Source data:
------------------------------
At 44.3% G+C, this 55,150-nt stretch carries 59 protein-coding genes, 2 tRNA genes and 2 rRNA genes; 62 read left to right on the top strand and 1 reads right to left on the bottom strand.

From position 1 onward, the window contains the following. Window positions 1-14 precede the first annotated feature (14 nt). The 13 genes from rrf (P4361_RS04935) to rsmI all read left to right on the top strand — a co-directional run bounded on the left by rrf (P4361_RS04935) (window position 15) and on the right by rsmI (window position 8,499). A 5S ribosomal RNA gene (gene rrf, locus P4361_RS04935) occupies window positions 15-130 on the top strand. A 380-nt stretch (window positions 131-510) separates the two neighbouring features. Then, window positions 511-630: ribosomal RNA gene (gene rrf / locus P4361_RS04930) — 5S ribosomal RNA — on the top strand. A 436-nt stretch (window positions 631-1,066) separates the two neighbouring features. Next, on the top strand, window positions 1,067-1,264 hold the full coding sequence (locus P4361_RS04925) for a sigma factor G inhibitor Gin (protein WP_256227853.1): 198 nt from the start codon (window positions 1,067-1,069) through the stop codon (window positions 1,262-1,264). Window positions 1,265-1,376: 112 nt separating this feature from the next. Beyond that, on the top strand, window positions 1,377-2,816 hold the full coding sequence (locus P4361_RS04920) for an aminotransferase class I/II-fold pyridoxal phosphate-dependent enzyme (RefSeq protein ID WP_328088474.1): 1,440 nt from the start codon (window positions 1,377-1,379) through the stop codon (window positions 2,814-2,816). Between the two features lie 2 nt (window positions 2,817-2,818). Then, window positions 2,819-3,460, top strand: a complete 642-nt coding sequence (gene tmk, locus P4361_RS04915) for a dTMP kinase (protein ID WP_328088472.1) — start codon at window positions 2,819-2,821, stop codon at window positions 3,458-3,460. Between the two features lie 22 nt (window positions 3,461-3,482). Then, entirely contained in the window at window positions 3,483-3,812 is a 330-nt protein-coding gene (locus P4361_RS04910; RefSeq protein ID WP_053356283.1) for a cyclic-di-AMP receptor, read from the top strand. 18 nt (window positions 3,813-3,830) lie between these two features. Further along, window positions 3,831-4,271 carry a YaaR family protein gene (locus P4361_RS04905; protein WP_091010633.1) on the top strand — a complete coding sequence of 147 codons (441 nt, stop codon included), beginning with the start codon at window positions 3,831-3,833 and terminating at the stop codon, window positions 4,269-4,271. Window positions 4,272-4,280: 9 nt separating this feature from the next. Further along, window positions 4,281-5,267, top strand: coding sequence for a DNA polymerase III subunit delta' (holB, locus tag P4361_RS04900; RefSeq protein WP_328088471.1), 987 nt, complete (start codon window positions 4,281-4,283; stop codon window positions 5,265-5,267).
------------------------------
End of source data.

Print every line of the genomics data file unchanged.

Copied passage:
At 44.3% G+C, this 55,150-nt stretch carries 59 protein-coding genes, 2 tRNA genes and 2 rRNA genes; 62 read left to right on the top strand and 1 reads right to left on the bottom strand.

From position 1 onward, the window contains the following. Window positions 1-14 precede the first annotated feature (14 nt). The 13 genes from rrf (P4361_RS04935) to rsmI all read left to right on the top strand — a co-directional run bounded on the left by rrf (P4361_RS04935) (window position 15) and on the right by rsmI (window position 8,499). A 5S ribosomal RNA gene (gene rrf, locus P4361_RS04935) occupies window positions 15-130 on the top strand. A 380-nt stretch (window positions 131-510) separates the two neighbouring features. Then, window positions 511-630: ribosomal RNA gene (gene rrf / locus P4361_RS04930) — 5S ribosomal RNA — on the top strand. A 436-nt stretch (window positions 631-1,066) separates the two neighbouring features. Next, on the top strand, window positions 1,067-1,264 hold the full coding sequence (locus P4361_RS04925) for a sigma factor G inhibitor Gin (protein WP_256227853.1): 198 nt from the start codon (window positions 1,067-1,069) through the stop codon (window positions 1,262-1,264). Window positions 1,265-1,376: 112 nt separating this feature from the next. Beyond that, on the top strand, window positions 1,377-2,816 hold the full coding sequence (locus P4361_RS04920) for an aminotransferase class I/II-fold pyridoxal phosphate-dependent enzyme (RefSeq protein ID WP_328088474.1): 1,440 nt from the start codon (window positions 1,377-1,379) through the stop codon (window positions 2,814-2,816). Between the two features lie 2 nt (window positions 2,817-2,818). Then, window positions 2,819-3,460, top strand: a complete 642-nt coding sequence (gene tmk, locus P4361_RS04915) for a dTMP kinase (protein ID WP_328088472.1) — start codon at window positions 2,819-2,821, stop codon at window positions 3,458-3,460. Between the two features lie 22 nt (window positions 3,461-3,482). Then, entirely contained in the window at window positions 3,483-3,812 is a 330-nt protein-coding gene (locus P4361_RS04910; RefSeq protein ID WP_053356283.1) for a cyclic-di-AMP receptor, read from the top strand. 18 nt (window positions 3,813-3,830) lie between these two features. Further along, window positions 3,831-4,271 carry a YaaR family protein gene (locus P4361_RS04905; protein WP_091010633.1) on the top strand — a complete coding sequence of 147 codons (441 nt, stop codon included), beginning with the start codon at window positions 3,831-3,833 and terminating at the stop codon, window positions 4,269-4,271. Window positions 4,272-4,280: 9 nt separating this feature from the next. Further along, window positions 4,281-5,267, top strand: coding sequence for a DNA polymerase III subunit delta' (holB, locus tag P4361_RS04900; RefSeq protein WP_328088471.1), 987 nt, complete (start codon window positions 4,281-4,283; stop codon window positions 5,265-5,267).